Computerbased Personality Narratives

Computer-based psychological interpretation systems usually provide a comprehensive interpretation of relevant test variables, along with scores, indexes, critical item responses, and so forth. The narrative report for a computer-based psychological test interpretation is often designed to read like a psychological report that has been prepared by a practitioner. However, psychological tests differ with respect to the amount of valid and reliable information available about them and consequently differ in terms of the time required to program the information into an effective interpretive system. Of course, if more research is available about a particular instrument, the more likely it is that the interpretations will be accurate. Instruments that have been widely researched, such as the MMPI and MMPI-2 (which have a research base of more than 10,000 articles) will likely have a more defensible interpretive system than a will test that has little or no research base. Test users need to be aware of the fact that some test interpretation systems that are commercially available are published with minimal established validity research. Simply being available commercially by computer does not assure test validity.

Steps in the Development of a Narrative Report

In developing a computer-based narrative report, the system developer typically follows several steps:

• Develops a systematic strategy for storing and retrieving relevant test information. This initial phase of development sets out the rationale and procedure for incorporating the published research findings into a coherent theme.

• Designs a computer program that scores the relevant scales and indexes and presents the information in a consistent and familiar form. This step may involve development of a program that accurately plots test profiles.

• Writes a dictionary of appropriate and validated test behaviors or correlates that can serve as the narrative data base. The test index definitions stored into memory can vary in complexity, ranging from discrete behaviors (e.g., if Scale 1 receives a T score greater than 70, print the following: Reports many physical symptoms) to extensive descriptors (e.g., if Scale 2 receives a T score greater than 65, then print the following: This client has obtained a significant scale elevation on the depression scale. It is likely that he is reporting extensive mental health symptoms including depression, worry, low self-esteem, low energy, feelings of inadequacy, lacking in self-confidence, social withdrawal, and a range of physical complaints). The dictionary of stored test information can be quite extensive, particularly if the test on which it is based has a broad research base. For example, a comprehensive MMPI-2 based interpretive system would likely include hundreds of pages of stored behavioral correlates.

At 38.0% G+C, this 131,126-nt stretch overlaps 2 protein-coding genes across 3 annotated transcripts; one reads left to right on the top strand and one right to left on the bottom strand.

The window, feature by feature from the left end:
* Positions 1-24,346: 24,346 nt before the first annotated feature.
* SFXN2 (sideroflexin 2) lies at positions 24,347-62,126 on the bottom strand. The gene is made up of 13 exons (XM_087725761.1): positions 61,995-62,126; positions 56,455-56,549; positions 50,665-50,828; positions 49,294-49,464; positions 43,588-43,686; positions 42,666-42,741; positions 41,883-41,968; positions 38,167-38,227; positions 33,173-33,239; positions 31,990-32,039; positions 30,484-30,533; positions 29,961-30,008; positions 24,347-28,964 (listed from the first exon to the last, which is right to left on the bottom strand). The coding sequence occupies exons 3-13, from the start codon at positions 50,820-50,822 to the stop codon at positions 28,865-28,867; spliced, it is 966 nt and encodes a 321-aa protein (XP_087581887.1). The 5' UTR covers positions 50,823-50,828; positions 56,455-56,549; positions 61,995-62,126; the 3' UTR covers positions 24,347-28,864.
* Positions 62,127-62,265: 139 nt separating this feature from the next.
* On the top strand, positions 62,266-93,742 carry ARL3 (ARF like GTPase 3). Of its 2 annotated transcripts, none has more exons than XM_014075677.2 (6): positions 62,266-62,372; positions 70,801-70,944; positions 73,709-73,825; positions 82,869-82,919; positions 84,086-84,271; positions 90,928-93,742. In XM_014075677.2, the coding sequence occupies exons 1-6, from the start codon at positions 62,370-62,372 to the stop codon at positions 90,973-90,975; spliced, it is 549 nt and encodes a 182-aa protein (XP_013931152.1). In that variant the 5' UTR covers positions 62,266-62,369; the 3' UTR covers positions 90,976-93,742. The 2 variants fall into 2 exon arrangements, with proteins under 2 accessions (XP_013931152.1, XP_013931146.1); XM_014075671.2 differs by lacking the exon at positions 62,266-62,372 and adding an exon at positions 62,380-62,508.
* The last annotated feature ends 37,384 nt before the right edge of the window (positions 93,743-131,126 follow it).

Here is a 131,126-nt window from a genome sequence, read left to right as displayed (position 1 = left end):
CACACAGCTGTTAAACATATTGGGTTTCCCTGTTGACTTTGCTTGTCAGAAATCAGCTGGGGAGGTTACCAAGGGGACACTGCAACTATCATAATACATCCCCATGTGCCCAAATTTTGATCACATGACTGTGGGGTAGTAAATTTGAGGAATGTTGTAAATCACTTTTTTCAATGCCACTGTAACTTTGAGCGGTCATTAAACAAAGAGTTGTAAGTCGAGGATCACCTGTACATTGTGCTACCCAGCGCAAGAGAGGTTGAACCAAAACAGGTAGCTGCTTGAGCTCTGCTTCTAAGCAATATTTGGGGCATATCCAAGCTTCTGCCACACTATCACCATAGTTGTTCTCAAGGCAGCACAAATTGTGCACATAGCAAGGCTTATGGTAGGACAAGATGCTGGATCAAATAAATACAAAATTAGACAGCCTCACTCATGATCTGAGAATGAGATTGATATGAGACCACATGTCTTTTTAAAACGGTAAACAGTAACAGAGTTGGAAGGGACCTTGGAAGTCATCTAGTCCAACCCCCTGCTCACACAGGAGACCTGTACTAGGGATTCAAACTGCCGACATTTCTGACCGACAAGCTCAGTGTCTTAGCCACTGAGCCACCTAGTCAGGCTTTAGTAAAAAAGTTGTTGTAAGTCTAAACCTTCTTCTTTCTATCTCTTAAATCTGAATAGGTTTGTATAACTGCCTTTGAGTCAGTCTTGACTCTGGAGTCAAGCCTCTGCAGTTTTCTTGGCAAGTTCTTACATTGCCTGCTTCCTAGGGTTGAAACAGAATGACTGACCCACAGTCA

• Specifies the interpretive algorithms for combining test indexes and dictionary text. This component of the interpretive system is the engine for combining the test indexes to use in particular reports and locating the appropriate dictionary text relevant for the particular case.

• Organizes the narrative report in a logical and user-friendly format. Determines what information is available in the test being interpreted and organizes the information into a structure that maximizes the computer-generated hypotheses.

• Tests the system extensively before it is offered to the public. This may involve generating sample reports that test the system with a broad range of possible test scores and indexes.

• Eliminates internal contradictions within the system. This phase involves examining a broad range of reports on clients with known characteristics in order to modify the program to prevent contradictory or incorrect statements from appearing in the narrative.

• Revises the system periodically to take into account new research on the test instrument.

Responsibilities of Users of Computer-Based Reports

As Butcher (1987, 1995; Butcher et al., 1985) has discussed, there are definite responsibilities that users of computer-based psychological reports assume, and these responsibilities are especially important when the reports are used in forensic evaluations: